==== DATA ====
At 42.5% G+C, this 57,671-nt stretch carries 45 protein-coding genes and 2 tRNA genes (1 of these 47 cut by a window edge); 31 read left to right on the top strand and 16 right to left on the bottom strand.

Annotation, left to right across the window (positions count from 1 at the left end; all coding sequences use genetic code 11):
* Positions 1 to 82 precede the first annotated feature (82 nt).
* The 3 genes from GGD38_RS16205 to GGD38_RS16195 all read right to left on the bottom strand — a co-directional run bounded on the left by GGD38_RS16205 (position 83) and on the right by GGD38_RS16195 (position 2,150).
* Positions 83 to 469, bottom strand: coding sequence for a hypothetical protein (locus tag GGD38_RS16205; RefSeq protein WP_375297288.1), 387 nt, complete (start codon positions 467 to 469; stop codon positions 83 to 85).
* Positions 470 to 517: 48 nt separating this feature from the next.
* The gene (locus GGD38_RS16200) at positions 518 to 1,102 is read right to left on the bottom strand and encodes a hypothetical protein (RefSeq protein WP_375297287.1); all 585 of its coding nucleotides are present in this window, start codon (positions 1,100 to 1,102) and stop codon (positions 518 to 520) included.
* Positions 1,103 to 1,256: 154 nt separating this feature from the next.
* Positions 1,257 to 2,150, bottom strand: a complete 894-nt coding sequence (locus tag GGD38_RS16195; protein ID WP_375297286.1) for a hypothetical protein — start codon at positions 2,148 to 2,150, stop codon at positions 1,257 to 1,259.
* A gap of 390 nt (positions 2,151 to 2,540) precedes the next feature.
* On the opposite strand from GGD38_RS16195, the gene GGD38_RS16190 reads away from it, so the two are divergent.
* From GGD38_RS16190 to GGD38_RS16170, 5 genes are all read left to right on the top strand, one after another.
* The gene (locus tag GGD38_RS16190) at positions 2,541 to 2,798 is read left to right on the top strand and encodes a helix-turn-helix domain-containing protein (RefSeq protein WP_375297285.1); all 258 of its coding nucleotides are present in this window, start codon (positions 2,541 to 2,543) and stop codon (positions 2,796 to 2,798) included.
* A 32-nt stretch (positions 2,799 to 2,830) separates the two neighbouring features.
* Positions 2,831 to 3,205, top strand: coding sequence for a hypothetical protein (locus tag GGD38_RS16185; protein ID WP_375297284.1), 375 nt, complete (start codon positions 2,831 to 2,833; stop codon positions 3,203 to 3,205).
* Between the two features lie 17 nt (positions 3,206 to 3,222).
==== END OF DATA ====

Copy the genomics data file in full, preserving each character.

At 42.5% G+C, this 57,671-nt stretch carries 45 protein-coding genes and 2 tRNA genes (1 of these 47 cut by a window edge); 31 read left to right on the top strand and 16 right to left on the bottom strand.

Annotation, left to right across the window (positions count from 1 at the left end; all coding sequences use genetic code 11):
* Positions 1 to 82 precede the first annotated feature (82 nt).
* The 3 genes from GGD38_RS16205 to GGD38_RS16195 all read right to left on the bottom strand — a co-directional run bounded on the left by GGD38_RS16205 (position 83) and on the right by GGD38_RS16195 (position 2,150).
* Positions 83 to 469, bottom strand: coding sequence for a hypothetical protein (locus tag GGD38_RS16205; RefSeq protein WP_375297288.1), 387 nt, complete (start codon positions 467 to 469; stop codon positions 83 to 85).
* Positions 470 to 517: 48 nt separating this feature from the next.
* The gene (locus GGD38_RS16200) at positions 518 to 1,102 is read right to left on the bottom strand and encodes a hypothetical protein (RefSeq protein WP_375297287.1); all 585 of its coding nucleotides are present in this window, start codon (positions 1,100 to 1,102) and stop codon (positions 518 to 520) included.
* Positions 1,103 to 1,256: 154 nt separating this feature from the next.
* Positions 1,257 to 2,150, bottom strand: a complete 894-nt coding sequence (locus tag GGD38_RS16195; protein ID WP_375297286.1) for a hypothetical protein — start codon at positions 2,148 to 2,150, stop codon at positions 1,257 to 1,259.
* A gap of 390 nt (positions 2,151 to 2,540) precedes the next feature.
* On the opposite strand from GGD38_RS16195, the gene GGD38_RS16190 reads away from it, so the two are divergent.
* From GGD38_RS16190 to GGD38_RS16170, 5 genes are all read left to right on the top strand, one after another.
* The gene (locus tag GGD38_RS16190) at positions 2,541 to 2,798 is read left to right on the top strand and encodes a helix-turn-helix domain-containing protein (RefSeq protein WP_375297285.1); all 258 of its coding nucleotides are present in this window, start codon (positions 2,541 to 2,543) and stop codon (positions 2,796 to 2,798) included.
* A 32-nt stretch (positions 2,799 to 2,830) separates the two neighbouring features.
* Positions 2,831 to 3,205, top strand: coding sequence for a hypothetical protein (locus tag GGD38_RS16185; protein ID WP_375297284.1), 375 nt, complete (start codon positions 2,831 to 2,833; stop codon positions 3,203 to 3,205).
* Between the two features lie 17 nt (positions 3,206 to 3,222).